By CYRIL TUOHY, managing editor of Risk & Insurance®
It took less than 45 minutes between the time the Costa Concordia hit a rocky outcropping in the Tyrrhenian Sea and the time Capt. Francesco Schettino gave the order at 10:10 p.m., Jan. 13, to abandon ship.
By the time Schettino gave the order, with seven short whistles and one long on the ship's blow horn, the mortally wounded Concordia was already listing sharply. Having lost power, the ship drifted and eventually ran aground off the island of Giglio.
The next morning, survivors and Giglio residents awoke to a stunning sight. One of the largest cruise ships in the Mediterranean lay keeled over 80 degrees in the water less than 100 yards from shore, a massive gash visible in its hull.
All it took was two hours between the time the ship slammed into a reef and the time it was listing so severely as to make the launch of some lifeboats useless. Comparisons to the Titanic, which went down 100 years ago in April, weren't lost on maritime historians.
Cruise ships built to sail relatively calm inland or sheltered seas, like the Mediterranean and the Caribbean, are designed with shallow drafts (meaning the bottoms of the ships don't go very deep under the water line), according to ship design experts and news articles. That allows them to sail into more ports, cruise closer to land and avoid the use of tenders.
The Concordia, at 950 feet long, has 13 passenger decks, with the top decks reaching more than 150 feet above the waterline. With a draft of 25.8 feet, the ship had five times as much height above the water line as it does below. The Concordia's design is similar to hundreds of other large cruise ships afloat and is fairly typical of modern cruise ship design. She undertook her maiden voyage in June 2006.
As ship builders have "piled on" more decks above the water line, they've allowed cruise ship companies to increase their revenues and generate more profit, but some commentators have noted how close ships are to a "tipping point."
"These cruise ships may seem high, but the trick is to ensure that the weight distribution is correct, focusing on where the center of gravity is," said Mark Staunton-Lambert, technical director of the London-based Royal Institution of Naval Architects, in a question-and-answer session posted on Safety4Sea, a website devoted to maritime safety.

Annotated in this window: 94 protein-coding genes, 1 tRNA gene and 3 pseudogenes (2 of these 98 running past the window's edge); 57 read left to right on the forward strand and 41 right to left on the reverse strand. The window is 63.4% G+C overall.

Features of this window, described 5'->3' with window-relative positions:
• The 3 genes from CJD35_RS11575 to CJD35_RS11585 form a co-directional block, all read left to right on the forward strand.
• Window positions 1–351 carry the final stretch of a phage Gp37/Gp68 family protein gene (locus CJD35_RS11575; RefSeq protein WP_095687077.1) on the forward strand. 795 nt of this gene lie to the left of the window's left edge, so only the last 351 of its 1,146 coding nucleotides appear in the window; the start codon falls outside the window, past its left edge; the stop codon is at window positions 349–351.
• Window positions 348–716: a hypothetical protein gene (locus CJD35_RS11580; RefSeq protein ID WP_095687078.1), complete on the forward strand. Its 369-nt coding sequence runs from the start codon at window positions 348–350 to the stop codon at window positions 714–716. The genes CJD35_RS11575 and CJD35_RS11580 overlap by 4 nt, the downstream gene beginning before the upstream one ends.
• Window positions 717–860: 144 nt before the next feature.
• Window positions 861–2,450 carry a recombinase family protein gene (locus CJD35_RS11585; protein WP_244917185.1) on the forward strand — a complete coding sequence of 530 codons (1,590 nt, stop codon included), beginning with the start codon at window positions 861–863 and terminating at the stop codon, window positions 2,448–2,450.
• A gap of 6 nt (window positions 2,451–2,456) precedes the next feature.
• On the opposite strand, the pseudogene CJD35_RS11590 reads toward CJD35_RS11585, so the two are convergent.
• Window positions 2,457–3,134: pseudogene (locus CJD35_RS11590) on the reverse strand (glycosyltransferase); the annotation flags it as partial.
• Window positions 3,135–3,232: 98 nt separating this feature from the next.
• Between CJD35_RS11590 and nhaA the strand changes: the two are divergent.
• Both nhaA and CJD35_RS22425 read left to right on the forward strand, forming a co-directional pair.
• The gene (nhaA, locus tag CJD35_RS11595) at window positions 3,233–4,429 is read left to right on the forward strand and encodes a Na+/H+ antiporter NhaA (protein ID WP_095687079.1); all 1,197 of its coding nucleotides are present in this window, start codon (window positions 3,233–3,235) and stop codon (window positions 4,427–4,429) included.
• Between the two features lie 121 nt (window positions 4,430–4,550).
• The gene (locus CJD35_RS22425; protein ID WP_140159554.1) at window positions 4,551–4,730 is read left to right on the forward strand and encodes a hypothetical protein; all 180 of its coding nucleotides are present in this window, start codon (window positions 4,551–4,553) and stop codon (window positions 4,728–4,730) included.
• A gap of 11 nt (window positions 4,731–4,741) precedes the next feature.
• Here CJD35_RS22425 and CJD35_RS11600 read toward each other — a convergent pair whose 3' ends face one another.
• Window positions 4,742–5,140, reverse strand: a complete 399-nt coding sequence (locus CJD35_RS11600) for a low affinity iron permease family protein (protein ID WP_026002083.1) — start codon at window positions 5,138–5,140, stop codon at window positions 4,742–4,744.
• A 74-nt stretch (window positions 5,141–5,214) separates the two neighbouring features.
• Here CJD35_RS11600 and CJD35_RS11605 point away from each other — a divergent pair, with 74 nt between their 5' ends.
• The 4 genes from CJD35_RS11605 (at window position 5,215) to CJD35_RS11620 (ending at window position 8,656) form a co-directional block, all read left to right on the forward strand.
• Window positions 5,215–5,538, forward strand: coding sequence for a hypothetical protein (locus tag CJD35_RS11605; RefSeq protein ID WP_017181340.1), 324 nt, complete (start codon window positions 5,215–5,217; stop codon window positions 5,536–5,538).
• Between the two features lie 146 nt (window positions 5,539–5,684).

Engines, ballast tanks and fuel oil, often the largest and heaviest objects on a ship, are kept low in the hull. Empty spaces above the water line are filled with people, furniture and amenities. Many shallow draft cruise ships deploy stabilizer "wings," which protrude from the hull under the water line to keep the ship level.
Modern cruise ships have to conform to regulations set by the International Maritime Organization, the United Nations specialized agency with responsibility for the safety and security of shipping and the prevention of marine pollution by ships. The Concordia would not have been cleared to sail without meeting the requirements, according to maritime experts.
The Concordia is owned by Carnival Corp. According to a Bloomberg report, the ship's hull is valued at $512 million, but the accident may cost insurers as much as $800 million once employer's liability claims are paid, said Nick Johnson, an analyst at Numis Securities Ltd. who was cited by Bloomberg.
Assicurazioni Generali SpA, RSA Insurance Group Plc. and XL Group Plc are among the insurers facing payouts for the ship, Bloomberg reported. Hannover Re, the world's fourth-largest reinsurer, said it will take a "major loss" exceeding 10 million euros from the accident.
More than 4,200 passengers and crew were on the ship when it ran aground; 13 people are confirmed dead and 20 remain missing, as of Tuesday, Jan. 24.
January 24, 2012
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